Are you looking for a job as an English-language teacher in Italy but unsure where to start? As part of our JobTalk series, The Local spoke with Alex Taylor, the Irish founder of TJ Taylor, a language school that specializes in corporate training and language courses for managers and professionals.
Is now a good time to be teaching in Italy considering the current economic climate?
Yes, though with a twist. There are fewer corporate positions than three or four years ago, but there’s been an explosion of positions working with children and young learners.
What kind of teaching positions are there?
There are two types of market depending on the quality of the teacher and their long-term prospects.
Most schools here are agencies, probably around 75-80 percent, which means their teachers are paid based on the number of hours they teach and the school takes a percentage of their hourly rate. This is a popular option for backpackers and casual teachers. There aren’t many advantages – it’s possible, however, to be much more flexible in your commitment and in the number of hours you work, so if a teacher’s here for only a few weeks or months, that’s the normal route. It’s also normal in Italy to find work in two or three agency schools for the first year or so while you’re finding your feet.
Other schools have salaried teachers, so there’s a very different focus and working environment, and they tend to attract the more professional and career teachers. These positions tend to be more stable, with a salary and other benefits, as well as various options for training and career progress.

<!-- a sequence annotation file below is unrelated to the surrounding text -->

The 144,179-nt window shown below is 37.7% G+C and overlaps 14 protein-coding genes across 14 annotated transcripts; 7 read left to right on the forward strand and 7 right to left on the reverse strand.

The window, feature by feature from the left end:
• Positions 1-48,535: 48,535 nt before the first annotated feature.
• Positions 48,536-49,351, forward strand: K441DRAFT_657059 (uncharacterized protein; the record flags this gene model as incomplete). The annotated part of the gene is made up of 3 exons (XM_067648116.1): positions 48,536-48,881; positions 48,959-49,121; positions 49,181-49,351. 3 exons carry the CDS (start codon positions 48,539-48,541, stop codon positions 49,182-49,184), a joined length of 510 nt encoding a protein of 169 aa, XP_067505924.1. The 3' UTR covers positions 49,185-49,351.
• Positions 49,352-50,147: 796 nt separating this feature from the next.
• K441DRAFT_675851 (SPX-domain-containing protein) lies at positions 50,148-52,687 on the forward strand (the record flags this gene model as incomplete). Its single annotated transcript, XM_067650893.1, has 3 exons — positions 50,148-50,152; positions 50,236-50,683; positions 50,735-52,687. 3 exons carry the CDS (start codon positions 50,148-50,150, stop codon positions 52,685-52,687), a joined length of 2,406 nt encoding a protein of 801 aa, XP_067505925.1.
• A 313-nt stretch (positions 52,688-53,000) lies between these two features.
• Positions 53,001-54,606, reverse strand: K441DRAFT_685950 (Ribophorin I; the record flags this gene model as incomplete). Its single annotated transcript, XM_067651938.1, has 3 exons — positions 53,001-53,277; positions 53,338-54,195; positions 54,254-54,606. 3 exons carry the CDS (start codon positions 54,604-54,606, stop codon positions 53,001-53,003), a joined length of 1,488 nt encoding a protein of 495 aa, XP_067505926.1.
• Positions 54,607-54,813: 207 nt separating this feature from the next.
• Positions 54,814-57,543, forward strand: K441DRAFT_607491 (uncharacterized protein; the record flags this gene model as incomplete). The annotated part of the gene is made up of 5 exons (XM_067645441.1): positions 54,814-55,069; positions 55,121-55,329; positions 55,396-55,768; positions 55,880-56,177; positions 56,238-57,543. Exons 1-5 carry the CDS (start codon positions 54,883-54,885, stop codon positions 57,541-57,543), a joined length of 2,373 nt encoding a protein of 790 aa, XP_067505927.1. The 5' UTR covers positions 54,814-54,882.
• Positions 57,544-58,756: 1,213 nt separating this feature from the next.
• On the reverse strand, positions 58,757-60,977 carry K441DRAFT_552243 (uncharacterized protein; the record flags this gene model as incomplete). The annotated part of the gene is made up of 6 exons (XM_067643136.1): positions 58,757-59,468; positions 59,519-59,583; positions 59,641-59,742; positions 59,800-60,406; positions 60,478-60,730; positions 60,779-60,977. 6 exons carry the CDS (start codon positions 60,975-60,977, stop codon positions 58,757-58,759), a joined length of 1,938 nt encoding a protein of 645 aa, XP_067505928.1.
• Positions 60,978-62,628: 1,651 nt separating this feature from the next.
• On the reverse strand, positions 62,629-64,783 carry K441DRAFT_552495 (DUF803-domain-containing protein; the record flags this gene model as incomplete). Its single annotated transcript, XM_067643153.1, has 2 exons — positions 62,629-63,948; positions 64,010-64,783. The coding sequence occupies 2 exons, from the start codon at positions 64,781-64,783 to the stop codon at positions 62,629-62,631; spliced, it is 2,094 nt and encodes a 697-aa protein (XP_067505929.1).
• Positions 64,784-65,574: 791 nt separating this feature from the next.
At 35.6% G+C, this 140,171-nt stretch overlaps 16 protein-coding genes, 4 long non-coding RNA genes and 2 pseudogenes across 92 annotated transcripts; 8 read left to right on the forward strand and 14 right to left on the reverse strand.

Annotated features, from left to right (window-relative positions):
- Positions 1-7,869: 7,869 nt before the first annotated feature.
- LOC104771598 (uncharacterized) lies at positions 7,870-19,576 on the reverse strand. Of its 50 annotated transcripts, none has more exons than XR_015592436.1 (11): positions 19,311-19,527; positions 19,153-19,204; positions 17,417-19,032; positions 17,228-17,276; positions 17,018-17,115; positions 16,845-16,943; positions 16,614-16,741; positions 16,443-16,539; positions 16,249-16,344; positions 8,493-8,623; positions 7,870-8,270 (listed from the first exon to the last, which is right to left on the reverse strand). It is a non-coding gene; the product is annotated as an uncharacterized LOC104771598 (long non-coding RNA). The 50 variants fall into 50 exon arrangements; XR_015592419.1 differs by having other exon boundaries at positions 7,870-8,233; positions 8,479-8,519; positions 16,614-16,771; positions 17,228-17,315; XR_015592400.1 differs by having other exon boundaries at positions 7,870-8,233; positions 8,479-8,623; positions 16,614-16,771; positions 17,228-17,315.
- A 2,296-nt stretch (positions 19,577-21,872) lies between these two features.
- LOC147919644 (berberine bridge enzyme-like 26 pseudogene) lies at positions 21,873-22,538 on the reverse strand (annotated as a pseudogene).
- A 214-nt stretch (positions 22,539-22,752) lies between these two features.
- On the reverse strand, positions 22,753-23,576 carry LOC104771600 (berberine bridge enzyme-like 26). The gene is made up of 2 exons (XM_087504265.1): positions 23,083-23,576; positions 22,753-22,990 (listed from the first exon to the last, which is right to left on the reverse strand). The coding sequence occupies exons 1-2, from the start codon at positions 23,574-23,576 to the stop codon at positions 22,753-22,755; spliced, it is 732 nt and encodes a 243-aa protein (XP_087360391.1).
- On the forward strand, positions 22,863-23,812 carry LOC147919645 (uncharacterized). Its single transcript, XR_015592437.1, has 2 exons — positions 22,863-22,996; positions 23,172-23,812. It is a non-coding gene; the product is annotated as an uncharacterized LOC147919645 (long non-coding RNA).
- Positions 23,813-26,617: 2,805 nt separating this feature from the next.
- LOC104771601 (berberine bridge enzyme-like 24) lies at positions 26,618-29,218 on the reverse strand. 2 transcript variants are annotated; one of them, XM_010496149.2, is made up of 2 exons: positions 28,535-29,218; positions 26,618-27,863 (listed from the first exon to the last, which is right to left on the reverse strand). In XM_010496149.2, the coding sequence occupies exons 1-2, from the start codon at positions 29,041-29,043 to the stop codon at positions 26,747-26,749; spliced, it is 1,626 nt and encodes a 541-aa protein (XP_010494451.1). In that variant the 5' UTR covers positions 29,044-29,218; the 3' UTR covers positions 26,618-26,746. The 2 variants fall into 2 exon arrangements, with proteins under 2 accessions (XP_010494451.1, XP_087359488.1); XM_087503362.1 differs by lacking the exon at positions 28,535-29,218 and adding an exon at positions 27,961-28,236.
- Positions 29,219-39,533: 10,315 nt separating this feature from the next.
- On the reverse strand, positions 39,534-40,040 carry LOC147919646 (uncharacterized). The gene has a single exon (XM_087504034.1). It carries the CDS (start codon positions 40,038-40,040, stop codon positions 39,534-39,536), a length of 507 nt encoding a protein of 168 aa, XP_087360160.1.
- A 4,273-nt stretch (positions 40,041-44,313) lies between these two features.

Is it easy to find work in Italian state schools?
There’s a reason why most secondary school positions are filled by agencies. This is because they know the people and the procedure, and these posts tend to be subject to a tendering process that takes place every two to four years. Trust me: you’re not going to get anywhere near a tender document unless your Italian is perfect and you know the system.
What qualifications do you need?
The type of qualifications you have can make a big difference. A TEFL qualification (for teaching English as a foreign language) won’t necessarily get you a job. The problem is that it’s just a generic name for any English-language teaching certificate. It could mean that you’ve simply done a week-long e-learning course – or that you’ve spent months being taught in the classroom.
As far as specific TEFL qualifications go, there are two big names which really stand out on someone’s CV. The first is CELTA, the branded TEFL course accredited by the University of Cambridge which is the best course to do if you want to work in Italy. The Trinity course is also good, but less recognized in Italy. There are lots of other less well-known courses run by reputable companies – but CELTA wins, hands down.
What about people who don’t have enough money to get a TEFL qualification?
One route that’s quite popular with people who don’t have enough money for a gold-standard TEFL course is to work for what is known as a method school. In these places, there’s a very strict methodology and the material is all set out for you. After working for this type of school for a year or two, you’ll probably know enough to get a more serious teaching job.
What kind of qualities do you need to have to be a good English teacher?
I’d put it this way: would you as a student feel you were getting good value if the person in front of you didn’t know anything about how best to learn a language?
As native English speakers, we often grow up without learning anything about grammar, which can make it difficult to teach our own language. It’s possible, however, to pick up the rules of grammar week by week and learn during the process. If you just blindly follow a textbook, then you won’t be a good teacher.